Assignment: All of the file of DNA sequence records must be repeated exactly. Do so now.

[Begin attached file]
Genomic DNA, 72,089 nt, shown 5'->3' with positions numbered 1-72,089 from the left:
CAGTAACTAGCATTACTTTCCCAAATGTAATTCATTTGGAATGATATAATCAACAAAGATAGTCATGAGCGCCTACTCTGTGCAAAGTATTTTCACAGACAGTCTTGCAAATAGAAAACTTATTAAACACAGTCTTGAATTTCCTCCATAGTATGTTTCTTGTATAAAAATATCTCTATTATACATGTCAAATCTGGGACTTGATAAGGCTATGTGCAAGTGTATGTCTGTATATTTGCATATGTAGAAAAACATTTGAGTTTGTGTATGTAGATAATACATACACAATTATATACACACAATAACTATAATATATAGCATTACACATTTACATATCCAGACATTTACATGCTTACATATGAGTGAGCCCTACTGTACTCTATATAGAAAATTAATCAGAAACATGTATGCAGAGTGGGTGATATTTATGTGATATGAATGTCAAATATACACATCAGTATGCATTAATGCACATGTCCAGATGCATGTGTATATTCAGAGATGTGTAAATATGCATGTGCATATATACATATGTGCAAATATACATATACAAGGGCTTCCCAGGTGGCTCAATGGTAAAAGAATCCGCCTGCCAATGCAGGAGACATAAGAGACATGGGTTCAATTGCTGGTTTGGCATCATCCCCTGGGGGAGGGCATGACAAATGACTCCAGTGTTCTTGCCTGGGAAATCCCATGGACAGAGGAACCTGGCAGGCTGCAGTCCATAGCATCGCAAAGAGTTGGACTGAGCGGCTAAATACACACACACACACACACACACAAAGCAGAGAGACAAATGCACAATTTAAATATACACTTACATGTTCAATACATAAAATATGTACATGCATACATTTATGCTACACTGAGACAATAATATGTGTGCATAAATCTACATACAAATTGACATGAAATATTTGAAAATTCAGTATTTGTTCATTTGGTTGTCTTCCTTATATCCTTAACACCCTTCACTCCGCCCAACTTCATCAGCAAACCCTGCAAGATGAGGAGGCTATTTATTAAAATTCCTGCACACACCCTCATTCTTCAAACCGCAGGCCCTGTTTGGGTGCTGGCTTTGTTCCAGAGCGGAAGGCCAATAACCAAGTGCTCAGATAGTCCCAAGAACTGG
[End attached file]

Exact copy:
Genomic DNA, 72,089 nt, shown 5'->3' with positions numbered 1-72,089 from the left:
CAGTAACTAGCATTACTTTCCCAAATGTAATTCATTTGGAATGATATAATCAACAAAGATAGTCATGAGCGCCTACTCTGTGCAAAGTATTTTCACAGACAGTCTTGCAAATAGAAAACTTATTAAACACAGTCTTGAATTTCCTCCATAGTATGTTTCTTGTATAAAAATATCTCTATTATACATGTCAAATCTGGGACTTGATAAGGCTATGTGCAAGTGTATGTCTGTATATTTGCATATGTAGAAAAACATTTGAGTTTGTGTATGTAGATAATACATACACAATTATATACACACAATAACTATAATATATAGCATTACACATTTACATATCCAGACATTTACATGCTTACATATGAGTGAGCCCTACTGTACTCTATATAGAAAATTAATCAGAAACATGTATGCAGAGTGGGTGATATTTATGTGATATGAATGTCAAATATACACATCAGTATGCATTAATGCACATGTCCAGATGCATGTGTATATTCAGAGATGTGTAAATATGCATGTGCATATATACATATGTGCAAATATACATATACAAGGGCTTCCCAGGTGGCTCAATGGTAAAAGAATCCGCCTGCCAATGCAGGAGACATAAGAGACATGGGTTCAATTGCTGGTTTGGCATCATCCCCTGGGGGAGGGCATGACAAATGACTCCAGTGTTCTTGCCTGGGAAATCCCATGGACAGAGGAACCTGGCAGGCTGCAGTCCATAGCATCGCAAAGAGTTGGACTGAGCGGCTAAATACACACACACACACACACACACAAAGCAGAGAGACAAATGCACAATTTAAATATACACTTACATGTTCAATACATAAAATATGTACATGCATACATTTATGCTACACTGAGACAATAATATGTGTGCATAAATCTACATACAAATTGACATGAAATATTTGAAAATTCAGTATTTGTTCATTTGGTTGTCTTCCTTATATCCTTAACACCCTTCACTCCGCCCAACTTCATCAGCAAACCCTGCAAGATGAGGAGGCTATTTATTAAAATTCCTGCACACACCCTCATTCTTCAAACCGCAGGCCCTGTTTGGGTGCTGGCTTTGTTCCAGAGCGGAAGGCCAATAACCAAGTGCTCAGATAGTCCCAAGAACTGG